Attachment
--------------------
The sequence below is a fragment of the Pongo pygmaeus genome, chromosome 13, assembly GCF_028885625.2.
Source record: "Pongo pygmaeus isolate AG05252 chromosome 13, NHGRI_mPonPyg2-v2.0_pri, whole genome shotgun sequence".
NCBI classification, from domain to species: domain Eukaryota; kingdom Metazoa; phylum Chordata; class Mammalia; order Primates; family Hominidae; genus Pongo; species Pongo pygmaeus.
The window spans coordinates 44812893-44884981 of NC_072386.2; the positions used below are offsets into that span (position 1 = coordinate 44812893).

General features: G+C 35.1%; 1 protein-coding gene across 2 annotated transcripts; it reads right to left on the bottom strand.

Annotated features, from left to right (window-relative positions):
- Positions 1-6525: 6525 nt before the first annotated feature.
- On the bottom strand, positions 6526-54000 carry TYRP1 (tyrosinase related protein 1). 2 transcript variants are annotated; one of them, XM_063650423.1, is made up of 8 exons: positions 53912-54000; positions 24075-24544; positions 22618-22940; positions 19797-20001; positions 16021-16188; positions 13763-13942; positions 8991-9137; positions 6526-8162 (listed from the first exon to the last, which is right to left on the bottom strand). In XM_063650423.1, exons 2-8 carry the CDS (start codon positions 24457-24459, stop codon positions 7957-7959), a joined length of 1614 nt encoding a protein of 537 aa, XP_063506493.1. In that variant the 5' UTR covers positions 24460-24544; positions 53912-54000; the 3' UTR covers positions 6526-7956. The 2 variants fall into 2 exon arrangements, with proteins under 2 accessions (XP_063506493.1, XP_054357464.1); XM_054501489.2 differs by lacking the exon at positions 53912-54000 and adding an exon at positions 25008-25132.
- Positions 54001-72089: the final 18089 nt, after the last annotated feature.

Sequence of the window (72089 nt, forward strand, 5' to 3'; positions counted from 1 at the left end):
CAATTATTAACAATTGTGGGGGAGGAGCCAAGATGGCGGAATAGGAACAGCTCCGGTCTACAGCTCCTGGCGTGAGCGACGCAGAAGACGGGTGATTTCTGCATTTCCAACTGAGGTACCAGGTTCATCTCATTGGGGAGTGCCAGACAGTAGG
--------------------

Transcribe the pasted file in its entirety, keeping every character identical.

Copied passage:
The sequence below is a fragment of the Pongo pygmaeus genome, chromosome 13, assembly GCF_028885625.2.
Source record: "Pongo pygmaeus isolate AG05252 chromosome 13, NHGRI_mPonPyg2-v2.0_pri, whole genome shotgun sequence".
NCBI classification, from domain to species: domain Eukaryota; kingdom Metazoa; phylum Chordata; class Mammalia; order Primates; family Hominidae; genus Pongo; species Pongo pygmaeus.
The window spans coordinates 44812893-44884981 of NC_072386.2; the positions used below are offsets into that span (position 1 = coordinate 44812893).

General features: G+C 35.1%; 1 protein-coding gene across 2 annotated transcripts; it reads right to left on the bottom strand.

Annotated features, from left to right (window-relative positions):
- Positions 1-6525: 6525 nt before the first annotated feature.
- On the bottom strand, positions 6526-54000 carry TYRP1 (tyrosinase related protein 1). 2 transcript variants are annotated; one of them, XM_063650423.1, is made up of 8 exons: positions 53912-54000; positions 24075-24544; positions 22618-22940; positions 19797-20001; positions 16021-16188; positions 13763-13942; positions 8991-9137; positions 6526-8162 (listed from the first exon to the last, which is right to left on the bottom strand). In XM_063650423.1, exons 2-8 carry the CDS (start codon positions 24457-24459, stop codon positions 7957-7959), a joined length of 1614 nt encoding a protein of 537 aa, XP_063506493.1. In that variant the 5' UTR covers positions 24460-24544; positions 53912-54000; the 3' UTR covers positions 6526-7956. The 2 variants fall into 2 exon arrangements, with proteins under 2 accessions (XP_063506493.1, XP_054357464.1); XM_054501489.2 differs by lacking the exon at positions 53912-54000 and adding an exon at positions 25008-25132.
- Positions 54001-72089: the final 18089 nt, after the last annotated feature.

Sequence of the window (72089 nt, forward strand, 5' to 3'; positions counted from 1 at the left end):
CAATTATTAACAATTGTGGGGGAGGAGCCAAGATGGCGGAATAGGAACAGCTCCGGTCTACAGCTCCTGGCGTGAGCGACGCAGAAGACGGGTGATTTCTGCATTTCCAACTGAGGTACCAGGTTCATCTCATTGGGGAGTGCCAGACAGTAGG